Your Right to Counsel at a Pennsylvania Grand Jury Hearing

Grand Jury Room Door
Pennsylvania law provides for two types of grand jury: a multicounty investigating grand jury with statewide jurisdiction, convened on the application of the Attorney General, and a county investigating grand jury, generally convened upon the application of a county district attorney and limited in jurisdiction to the county in which it sits.  The word “grand” distinguishes the jury from a “petit” jury of 12 who sit at trial to decide a defendant’s guilt or innocence.

In Pennsylvania there are investigating grand juries composed of 23 citizens who, after hearing testimony from witnesses and reviewing all the evidence, determine if sufficient evidence exists to find that a crime was committed.  Investigating grand juries do not have the power to indict or formally charge a person with a crime.  If 12 or more of the 23 grand jurors agree that sufficient evidence exists, it issues a written document known as a presentment.  A presentment summarizes the evidence and recommends that the prosecutor file charges against the person who is the target or subject of the grand jury’s investigation.  While a prosecutor is not required to act on a grand jury’s recommendation they do in most cases.  The grand jury’s presentment often serves as the prosecutor’s affidavit of probable cause which Pennsylvania requires in order to file criminal charges.

The work of a state grand jury is secret and a defendant along with his defense counsel only becomes aware of its findings upon an indictment.  Once indicted or charged, the defendant and his attorney only have 60 days to prepare a case for trial unless a Court grants a motion for a continuance.  Grand juries are not permitted in all cases in Pennsylvania and in order to utilize this system in place of a preliminary hearing, a prosecutor must formally represent to the Court that the grand jury is needed because of the threat of witness intimidation.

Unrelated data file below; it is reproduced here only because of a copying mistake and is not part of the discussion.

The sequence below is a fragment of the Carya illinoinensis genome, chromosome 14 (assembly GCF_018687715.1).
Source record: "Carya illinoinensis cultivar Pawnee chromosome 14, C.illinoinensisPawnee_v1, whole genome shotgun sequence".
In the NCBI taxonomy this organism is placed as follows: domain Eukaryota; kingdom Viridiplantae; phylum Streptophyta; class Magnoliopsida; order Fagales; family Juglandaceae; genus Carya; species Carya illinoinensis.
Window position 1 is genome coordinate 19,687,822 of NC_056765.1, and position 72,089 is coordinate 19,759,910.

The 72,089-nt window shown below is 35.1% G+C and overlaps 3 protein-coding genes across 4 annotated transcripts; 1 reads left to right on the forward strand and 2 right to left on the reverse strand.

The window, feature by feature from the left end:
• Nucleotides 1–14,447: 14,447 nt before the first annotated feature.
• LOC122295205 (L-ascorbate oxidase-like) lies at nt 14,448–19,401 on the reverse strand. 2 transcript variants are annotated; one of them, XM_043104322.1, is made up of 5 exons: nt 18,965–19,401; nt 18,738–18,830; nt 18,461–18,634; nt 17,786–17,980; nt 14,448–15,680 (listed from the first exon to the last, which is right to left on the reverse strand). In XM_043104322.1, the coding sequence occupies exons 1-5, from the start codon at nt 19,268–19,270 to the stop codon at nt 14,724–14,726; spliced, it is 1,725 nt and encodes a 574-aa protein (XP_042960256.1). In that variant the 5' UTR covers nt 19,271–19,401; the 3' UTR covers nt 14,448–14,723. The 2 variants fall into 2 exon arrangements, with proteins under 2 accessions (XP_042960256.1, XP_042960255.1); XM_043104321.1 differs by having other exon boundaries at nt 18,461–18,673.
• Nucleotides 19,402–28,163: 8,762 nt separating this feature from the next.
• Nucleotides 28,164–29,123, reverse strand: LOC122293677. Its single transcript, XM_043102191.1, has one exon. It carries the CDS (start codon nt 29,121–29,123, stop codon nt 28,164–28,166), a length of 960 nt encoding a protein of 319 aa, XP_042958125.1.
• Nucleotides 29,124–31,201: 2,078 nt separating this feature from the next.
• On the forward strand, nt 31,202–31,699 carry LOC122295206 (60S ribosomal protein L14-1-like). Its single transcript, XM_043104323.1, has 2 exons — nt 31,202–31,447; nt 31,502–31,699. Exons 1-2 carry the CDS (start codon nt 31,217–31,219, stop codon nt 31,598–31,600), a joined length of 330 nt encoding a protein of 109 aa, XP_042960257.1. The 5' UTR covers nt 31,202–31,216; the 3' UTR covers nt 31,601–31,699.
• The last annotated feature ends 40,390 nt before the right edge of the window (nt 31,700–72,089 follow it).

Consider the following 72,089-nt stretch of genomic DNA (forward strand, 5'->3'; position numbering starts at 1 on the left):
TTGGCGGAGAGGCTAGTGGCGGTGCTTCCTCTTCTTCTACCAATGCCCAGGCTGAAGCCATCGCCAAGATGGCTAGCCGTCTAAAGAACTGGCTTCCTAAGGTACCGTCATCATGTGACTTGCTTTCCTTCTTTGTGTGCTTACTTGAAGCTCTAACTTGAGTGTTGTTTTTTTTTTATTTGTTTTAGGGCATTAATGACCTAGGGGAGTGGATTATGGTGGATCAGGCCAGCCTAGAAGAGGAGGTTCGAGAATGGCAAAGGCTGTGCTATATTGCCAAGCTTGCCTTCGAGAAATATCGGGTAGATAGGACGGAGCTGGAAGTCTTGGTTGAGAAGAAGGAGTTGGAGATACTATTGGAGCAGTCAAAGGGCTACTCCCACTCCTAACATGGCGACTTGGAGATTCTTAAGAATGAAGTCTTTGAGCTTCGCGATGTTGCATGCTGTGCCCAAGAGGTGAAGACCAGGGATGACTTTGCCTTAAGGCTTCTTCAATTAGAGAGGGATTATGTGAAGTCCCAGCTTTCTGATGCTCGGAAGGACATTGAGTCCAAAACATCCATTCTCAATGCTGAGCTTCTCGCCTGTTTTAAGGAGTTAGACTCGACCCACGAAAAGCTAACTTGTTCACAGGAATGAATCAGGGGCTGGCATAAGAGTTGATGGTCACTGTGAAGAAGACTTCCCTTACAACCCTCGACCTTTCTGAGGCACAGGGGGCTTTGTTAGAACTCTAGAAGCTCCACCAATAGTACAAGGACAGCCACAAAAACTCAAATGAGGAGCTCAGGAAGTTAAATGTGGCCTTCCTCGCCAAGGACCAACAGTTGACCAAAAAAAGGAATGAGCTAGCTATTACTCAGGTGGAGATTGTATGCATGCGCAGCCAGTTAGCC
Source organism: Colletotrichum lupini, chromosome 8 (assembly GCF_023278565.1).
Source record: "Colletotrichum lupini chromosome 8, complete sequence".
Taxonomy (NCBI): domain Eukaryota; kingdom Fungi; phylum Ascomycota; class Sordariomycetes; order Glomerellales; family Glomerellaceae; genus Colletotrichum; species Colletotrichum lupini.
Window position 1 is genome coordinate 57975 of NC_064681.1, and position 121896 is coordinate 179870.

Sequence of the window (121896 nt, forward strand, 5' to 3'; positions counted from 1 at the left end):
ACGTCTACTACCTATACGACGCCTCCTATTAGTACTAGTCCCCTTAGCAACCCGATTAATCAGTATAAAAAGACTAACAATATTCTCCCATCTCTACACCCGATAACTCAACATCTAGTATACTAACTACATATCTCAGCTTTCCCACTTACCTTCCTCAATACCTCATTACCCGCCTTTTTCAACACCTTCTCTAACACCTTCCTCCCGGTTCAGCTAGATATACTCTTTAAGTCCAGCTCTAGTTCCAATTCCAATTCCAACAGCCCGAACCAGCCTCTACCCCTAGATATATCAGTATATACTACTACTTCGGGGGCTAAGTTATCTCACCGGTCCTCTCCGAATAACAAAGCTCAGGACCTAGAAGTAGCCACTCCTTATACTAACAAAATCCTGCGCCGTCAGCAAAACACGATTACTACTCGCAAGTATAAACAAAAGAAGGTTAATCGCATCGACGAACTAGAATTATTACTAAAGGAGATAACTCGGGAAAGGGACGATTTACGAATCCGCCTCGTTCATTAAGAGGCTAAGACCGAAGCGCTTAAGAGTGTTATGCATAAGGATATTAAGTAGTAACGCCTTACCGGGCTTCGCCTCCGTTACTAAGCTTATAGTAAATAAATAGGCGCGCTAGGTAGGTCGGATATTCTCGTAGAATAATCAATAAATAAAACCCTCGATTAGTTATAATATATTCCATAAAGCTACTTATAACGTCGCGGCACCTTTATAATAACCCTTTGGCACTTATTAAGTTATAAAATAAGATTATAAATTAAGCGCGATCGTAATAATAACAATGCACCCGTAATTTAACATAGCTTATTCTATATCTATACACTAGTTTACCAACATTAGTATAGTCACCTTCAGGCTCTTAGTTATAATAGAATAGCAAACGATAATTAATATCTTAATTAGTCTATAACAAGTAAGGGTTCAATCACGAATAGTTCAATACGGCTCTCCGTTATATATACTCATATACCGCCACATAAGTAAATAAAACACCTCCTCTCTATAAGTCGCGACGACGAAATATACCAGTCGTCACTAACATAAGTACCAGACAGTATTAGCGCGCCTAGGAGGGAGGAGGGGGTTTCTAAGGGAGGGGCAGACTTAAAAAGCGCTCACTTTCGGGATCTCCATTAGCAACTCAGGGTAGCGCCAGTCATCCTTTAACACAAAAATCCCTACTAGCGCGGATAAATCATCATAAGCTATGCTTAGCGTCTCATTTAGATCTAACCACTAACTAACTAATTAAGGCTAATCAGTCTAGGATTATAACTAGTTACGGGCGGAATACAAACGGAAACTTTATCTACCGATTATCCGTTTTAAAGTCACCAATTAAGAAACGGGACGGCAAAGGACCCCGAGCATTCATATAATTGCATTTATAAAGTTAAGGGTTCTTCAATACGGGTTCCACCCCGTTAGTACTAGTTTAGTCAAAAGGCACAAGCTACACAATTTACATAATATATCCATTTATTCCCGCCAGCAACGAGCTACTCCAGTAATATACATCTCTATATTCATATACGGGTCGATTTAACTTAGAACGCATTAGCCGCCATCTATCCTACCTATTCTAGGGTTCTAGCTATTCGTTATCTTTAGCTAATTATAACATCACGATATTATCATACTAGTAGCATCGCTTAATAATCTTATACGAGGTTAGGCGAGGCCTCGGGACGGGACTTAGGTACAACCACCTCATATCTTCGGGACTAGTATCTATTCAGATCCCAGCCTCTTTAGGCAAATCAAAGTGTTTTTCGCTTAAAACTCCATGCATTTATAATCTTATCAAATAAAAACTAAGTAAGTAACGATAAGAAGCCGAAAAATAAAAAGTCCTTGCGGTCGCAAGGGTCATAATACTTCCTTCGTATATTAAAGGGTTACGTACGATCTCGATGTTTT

Witnesses testifying before a Pennsylvania grand jury are permitted to consult with counsel at any time following a question.  While defense counsel does not have an absolute right to be in grand jury hearing room, State judges will typically allow it because answers to questions will frequently create a self-incrimination issue under the Fifth Amendment, along with a right to counsel issue under the Sixth Amendment.  If a prosecutor believes that a subpoenaed witness is likely to make a legitimate claim that his testimony will tend to incriminate himself, the prosecutor may apply to the supervising judge of the grand jury for an order of immunity. Such an order gives the witness protection from having his testimony before the grand jury used against himself in a later court proceeding.  If you receive a subpoena for a Pennsylvania grand jury, I do not recommend ever appearing without an attorney because any statement you make could later be used against you at a trial unless you are granted immunity.

If you receive a subpoena to appear before a grand jury or are charged with a crime you should contact Gregory J. Spadea at 610-521-0604 of Spadea & Associates, LLC in Ridley Park, Pennsylvania.

Blood Evidence and the 2 Hour Rule in DUI Cases

Whiskey with car keys and handcuffs concept for drinking and driving

A blood sample is often a key piece of evidence in a DUI case. While you can refuse to supply a blood sample after an arrest, you risk a one year license suspension simply based on your refusal. The license suspension is a civil sanction carried out by the Pennsylvania Department of Transportation (PENDOT) and therefore outside the scope of a criminal prosecution. Therefore, the Pennsylvania District Attorney could withdraw charges against you and still suspend your license simply because you refused to submit to a blood test. Therefore, I never recommend refusing a blood test under any circumstance since it is better to have your attorney dispute the admissibility of the blood test with pretrial motions and arguments at trial. This article, however, focuses on the use of blood after a certain period of time.